Vincent Pontet, coll.CF

Julius Caesar

Reviewer's Rating

“Shall Rome stand under one man’s awe?” Full of rhetorical questions and eloquent speeches as instruments of mass persuasion used by politicians failing to deliver their promises to the people, Shakespeare’s Julius Caesar allows us to rediscover the past while reflecting on the present.

Performed on a traverse stage frequently used at Le Vieux-Colombier, this creation is the first adaptation of Shakespeare’s masterpiece into French, starring a woman as Julius Caesar, beautifully interpreted by Martine Chevallier.

In fact, the cast respects the parity between men and women with five actresses and five actors. For Rodolphe Dana, it seemed unthinkable not to have the play reflect current social and political news, demonstrating his will to stage contemporary theatre.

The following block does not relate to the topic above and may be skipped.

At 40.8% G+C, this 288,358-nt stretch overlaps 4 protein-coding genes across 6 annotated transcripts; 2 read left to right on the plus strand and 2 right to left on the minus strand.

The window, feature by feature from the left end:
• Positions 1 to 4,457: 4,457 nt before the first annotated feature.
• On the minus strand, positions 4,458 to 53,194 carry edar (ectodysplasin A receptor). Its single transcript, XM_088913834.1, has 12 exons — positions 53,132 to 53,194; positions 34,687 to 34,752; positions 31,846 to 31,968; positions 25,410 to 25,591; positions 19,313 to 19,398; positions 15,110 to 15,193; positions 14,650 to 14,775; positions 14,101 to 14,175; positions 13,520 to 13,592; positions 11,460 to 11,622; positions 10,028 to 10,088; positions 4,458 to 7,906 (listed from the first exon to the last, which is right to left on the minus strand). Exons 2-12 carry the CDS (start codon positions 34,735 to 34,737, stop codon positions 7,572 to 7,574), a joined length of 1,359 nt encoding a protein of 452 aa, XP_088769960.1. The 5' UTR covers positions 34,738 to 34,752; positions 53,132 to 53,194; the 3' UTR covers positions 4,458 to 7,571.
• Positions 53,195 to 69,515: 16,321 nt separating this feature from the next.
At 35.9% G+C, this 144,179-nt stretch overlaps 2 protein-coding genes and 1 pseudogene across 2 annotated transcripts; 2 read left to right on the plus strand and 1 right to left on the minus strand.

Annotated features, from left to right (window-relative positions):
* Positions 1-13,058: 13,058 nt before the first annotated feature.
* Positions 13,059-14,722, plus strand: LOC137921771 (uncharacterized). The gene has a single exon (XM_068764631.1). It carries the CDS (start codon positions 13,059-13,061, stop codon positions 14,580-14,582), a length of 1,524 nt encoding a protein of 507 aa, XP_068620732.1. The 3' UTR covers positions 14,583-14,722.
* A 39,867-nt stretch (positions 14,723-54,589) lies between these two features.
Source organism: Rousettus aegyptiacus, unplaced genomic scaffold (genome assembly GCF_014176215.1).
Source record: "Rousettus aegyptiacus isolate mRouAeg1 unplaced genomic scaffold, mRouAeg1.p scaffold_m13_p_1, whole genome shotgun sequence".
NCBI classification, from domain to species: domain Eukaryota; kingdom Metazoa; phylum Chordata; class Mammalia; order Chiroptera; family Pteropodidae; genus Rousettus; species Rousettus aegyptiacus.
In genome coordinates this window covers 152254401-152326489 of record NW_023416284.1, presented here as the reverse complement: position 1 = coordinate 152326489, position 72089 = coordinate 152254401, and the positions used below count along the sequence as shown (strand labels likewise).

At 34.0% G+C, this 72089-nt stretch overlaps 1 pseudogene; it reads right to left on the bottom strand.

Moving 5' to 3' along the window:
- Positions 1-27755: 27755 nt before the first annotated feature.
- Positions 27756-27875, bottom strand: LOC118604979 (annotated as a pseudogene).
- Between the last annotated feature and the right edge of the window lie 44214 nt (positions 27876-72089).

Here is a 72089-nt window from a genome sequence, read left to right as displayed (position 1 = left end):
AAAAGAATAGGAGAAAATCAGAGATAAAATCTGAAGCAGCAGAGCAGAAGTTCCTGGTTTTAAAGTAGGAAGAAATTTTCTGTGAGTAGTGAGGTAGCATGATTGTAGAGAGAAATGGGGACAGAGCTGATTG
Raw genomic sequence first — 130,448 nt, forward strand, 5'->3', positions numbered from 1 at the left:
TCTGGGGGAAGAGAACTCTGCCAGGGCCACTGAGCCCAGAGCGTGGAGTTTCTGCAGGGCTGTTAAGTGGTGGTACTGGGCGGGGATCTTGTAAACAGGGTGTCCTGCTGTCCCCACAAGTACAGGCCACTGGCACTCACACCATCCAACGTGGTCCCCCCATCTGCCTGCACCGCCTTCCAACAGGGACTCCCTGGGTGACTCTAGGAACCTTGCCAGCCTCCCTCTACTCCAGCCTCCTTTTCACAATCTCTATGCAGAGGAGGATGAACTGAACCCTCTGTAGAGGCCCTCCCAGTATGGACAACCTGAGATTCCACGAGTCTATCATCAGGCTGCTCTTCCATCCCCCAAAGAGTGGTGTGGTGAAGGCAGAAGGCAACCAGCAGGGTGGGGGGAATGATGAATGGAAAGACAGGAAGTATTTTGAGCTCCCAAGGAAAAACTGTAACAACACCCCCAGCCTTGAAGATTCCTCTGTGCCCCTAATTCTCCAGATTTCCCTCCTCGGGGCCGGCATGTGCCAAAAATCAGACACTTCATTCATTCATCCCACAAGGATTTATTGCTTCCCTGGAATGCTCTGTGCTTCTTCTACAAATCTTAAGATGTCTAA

One would think that with such a refreshing cast and powerful script the play could not fail, yet besides two or three great performers, the characters overall lack individuality and the play seems to drag for too long.

The play focuses on the historical overthrowing of the emperor picturing Caesar as a wolf and the Romans as sheep where the motto is “to act or to perish”. The Romans are rarely shown, they appear as an easily persuadable mass through revolving sound.

However, in a beautifully long herald tirade, Cassius praises suicide as a political act of rebellion. Moreover, Caesar’s wife Calpurnia is beautifully played by Claire de La Rüe du Can as she appears dressed in a magnificent silk nightgown to beg her husband to stay home after waking up from a bad dream.

Ignoring the multiple signs of his near death, Caesar is persuaded by Brutus to go to the Senate anyway. The Emperor’s last moments are convincing, betrayed by his men his last words are a cry of despair “You too, Brutus?”. After stabbing him to death, Brutus and the other killers symbolically wash their hands in Caesar’s blood.